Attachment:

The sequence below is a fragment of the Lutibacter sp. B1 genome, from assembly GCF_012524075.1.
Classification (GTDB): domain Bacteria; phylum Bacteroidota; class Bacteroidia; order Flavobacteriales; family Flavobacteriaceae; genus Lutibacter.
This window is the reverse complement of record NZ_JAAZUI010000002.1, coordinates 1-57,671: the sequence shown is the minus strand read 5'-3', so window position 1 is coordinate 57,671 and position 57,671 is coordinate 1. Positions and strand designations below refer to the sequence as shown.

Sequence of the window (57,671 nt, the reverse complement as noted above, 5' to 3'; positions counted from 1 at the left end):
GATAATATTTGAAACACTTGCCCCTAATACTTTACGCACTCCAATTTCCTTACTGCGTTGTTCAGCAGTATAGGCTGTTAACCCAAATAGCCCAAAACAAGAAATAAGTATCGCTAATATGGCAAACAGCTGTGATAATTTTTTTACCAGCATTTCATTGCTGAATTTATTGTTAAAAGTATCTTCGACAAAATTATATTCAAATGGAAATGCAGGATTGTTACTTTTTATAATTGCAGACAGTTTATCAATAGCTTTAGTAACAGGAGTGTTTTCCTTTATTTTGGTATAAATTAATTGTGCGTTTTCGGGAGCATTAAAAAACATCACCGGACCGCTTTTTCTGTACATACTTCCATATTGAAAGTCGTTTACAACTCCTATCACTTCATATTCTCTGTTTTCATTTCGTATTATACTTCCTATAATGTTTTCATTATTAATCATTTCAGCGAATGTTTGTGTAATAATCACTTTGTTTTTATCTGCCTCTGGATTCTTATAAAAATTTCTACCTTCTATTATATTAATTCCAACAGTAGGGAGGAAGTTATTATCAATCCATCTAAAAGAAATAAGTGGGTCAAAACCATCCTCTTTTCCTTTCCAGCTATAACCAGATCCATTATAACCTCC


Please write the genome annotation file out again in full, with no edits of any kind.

The sequence below is a fragment of the Lutibacter sp. B1 genome, from assembly GCF_012524075.1.
Classification (GTDB): domain Bacteria; phylum Bacteroidota; class Bacteroidia; order Flavobacteriales; family Flavobacteriaceae; genus Lutibacter.
This window is the reverse complement of record NZ_JAAZUI010000002.1, coordinates 1-57,671: the sequence shown is the minus strand read 5'-3', so window position 1 is coordinate 57,671 and position 57,671 is coordinate 1. Positions and strand designations below refer to the sequence as shown.

Sequence of the window (57,671 nt, the reverse complement as noted above, 5' to 3'; positions counted from 1 at the left end):
GATAATATTTGAAACACTTGCCCCTAATACTTTACGCACTCCAATTTCCTTACTGCGTTGTTCAGCAGTATAGGCTGTTAACCCAAATAGCCCAAAACAAGAAATAAGTATCGCTAATATGGCAAACAGCTGTGATAATTTTTTTACCAGCATTTCATTGCTGAATTTATTGTTAAAAGTATCTTCGACAAAATTATATTCAAATGGAAATGCAGGATTGTTACTTTTTATAATTGCAGACAGTTTATCAATAGCTTTAGTAACAGGAGTGTTTTCCTTTATTTTGGTATAAATTAATTGTGCGTTTTCGGGAGCATTAAAAAACATCACCGGACCGCTTTTTCTGTACATACTTCCATATTGAAAGTCGTTTACAACTCCTATCACTTCATATTCTCTGTTTTCATTTCGTATTATACTTCCTATAATGTTTTCATTATTAATCATTTCAGCGAATGTTTGTGTAATAATCACTTTGTTTTTATCTGCCTCTGGATTCTTATAAAAATTTCTACCTTCTATTATATTAATTCCAACAGTAGGGAGGAAGTTATTATCAATCCATCTAAAAGAAATAAGTGGGTCAAAACCATCCTCTTTTCCTTTCCAGCTATAACCAGATCCATTATAACCTCC